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Sir Marston: Criminals have changed


LISA KING, [email protected]

Sir Marston: Criminals have changed

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Criminals in Barbados have gone from being the praedial larcenists of yesteryear to being users of a more sophisticated network that is stashing guns, bullets and big bank accounts.

This was declared by Chief Justice Sir Marston Gibson who lamented that crime here had become much more organised today.

“If you are thinking that what we are battling is the gentleman who waits in the dead of night to go to steal 80 pounds of cassava, that is not the criminal that we are looking at,” he warned.

He said they were now looking at criminals who had guns, endless amount of ammunition and also had money deposited in the bank. They were not merely run-of-the-mill criminals, but were acting in concert with other people, he added. 

Sir Marston was speaking yesterday during the opening session of the three-day first annual conference of the Department of Public Prosecutions at Accra Beach Hotel. It was held under the theme Strengthening Our Capacity To Combat Cybercrimes And Other Organised Crimes. 

Attorney General Adriel Brathwaite, who also addressed the conference, said cybercrime and transnational organised crime were major threats to this island and the region.

He noted that in 2013 when CARICOM adopted a Crime Security Agenda, cybercrime and transnational organised crime were not a Tier 1 threat. However, four years later, that had changed.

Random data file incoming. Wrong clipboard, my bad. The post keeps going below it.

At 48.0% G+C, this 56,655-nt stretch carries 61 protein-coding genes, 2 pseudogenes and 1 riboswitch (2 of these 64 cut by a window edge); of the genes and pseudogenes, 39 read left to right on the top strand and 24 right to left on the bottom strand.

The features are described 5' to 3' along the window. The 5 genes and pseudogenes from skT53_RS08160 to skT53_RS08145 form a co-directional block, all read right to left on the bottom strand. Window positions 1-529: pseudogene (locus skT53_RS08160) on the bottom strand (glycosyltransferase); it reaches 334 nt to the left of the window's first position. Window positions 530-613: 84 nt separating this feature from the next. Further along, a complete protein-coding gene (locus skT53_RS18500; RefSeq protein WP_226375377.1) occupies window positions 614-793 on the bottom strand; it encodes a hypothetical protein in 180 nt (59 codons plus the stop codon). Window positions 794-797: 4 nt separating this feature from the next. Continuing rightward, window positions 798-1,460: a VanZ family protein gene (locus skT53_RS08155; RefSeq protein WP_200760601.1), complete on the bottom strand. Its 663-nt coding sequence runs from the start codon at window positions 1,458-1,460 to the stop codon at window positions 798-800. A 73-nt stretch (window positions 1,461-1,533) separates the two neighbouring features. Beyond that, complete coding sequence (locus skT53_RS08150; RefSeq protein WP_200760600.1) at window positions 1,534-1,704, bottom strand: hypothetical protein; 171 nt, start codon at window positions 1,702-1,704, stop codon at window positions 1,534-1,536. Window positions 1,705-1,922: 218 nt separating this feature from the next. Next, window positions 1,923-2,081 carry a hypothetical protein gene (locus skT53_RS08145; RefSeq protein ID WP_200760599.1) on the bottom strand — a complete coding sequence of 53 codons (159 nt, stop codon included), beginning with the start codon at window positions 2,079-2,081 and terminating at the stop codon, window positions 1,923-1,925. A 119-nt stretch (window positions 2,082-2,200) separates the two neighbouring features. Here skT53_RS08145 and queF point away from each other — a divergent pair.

In response to the changes, Brathwaite said a National Cybersecurity Strategy aimed at providing a “robust cyber defence framework and systems” was being devised for Barbados. It was expected to include a revision and revamp of legislation, including the Computer Misuse Act, Electronic Transactions Act, Telecommunications Act and Copyright Act. 

He promised that by the end of November, civil asset forfeiture legislation would be before Parliament.

“What we are faced with as a region and as a country is real. We have seen more attacks on our Government infrastructure [cybercrime-wise] and on private infrastructure,” he said.

The conference, which also touched on money laundering, safety measures and special witnesses, was funded in part by the British High Commission and the United States government. (LK)

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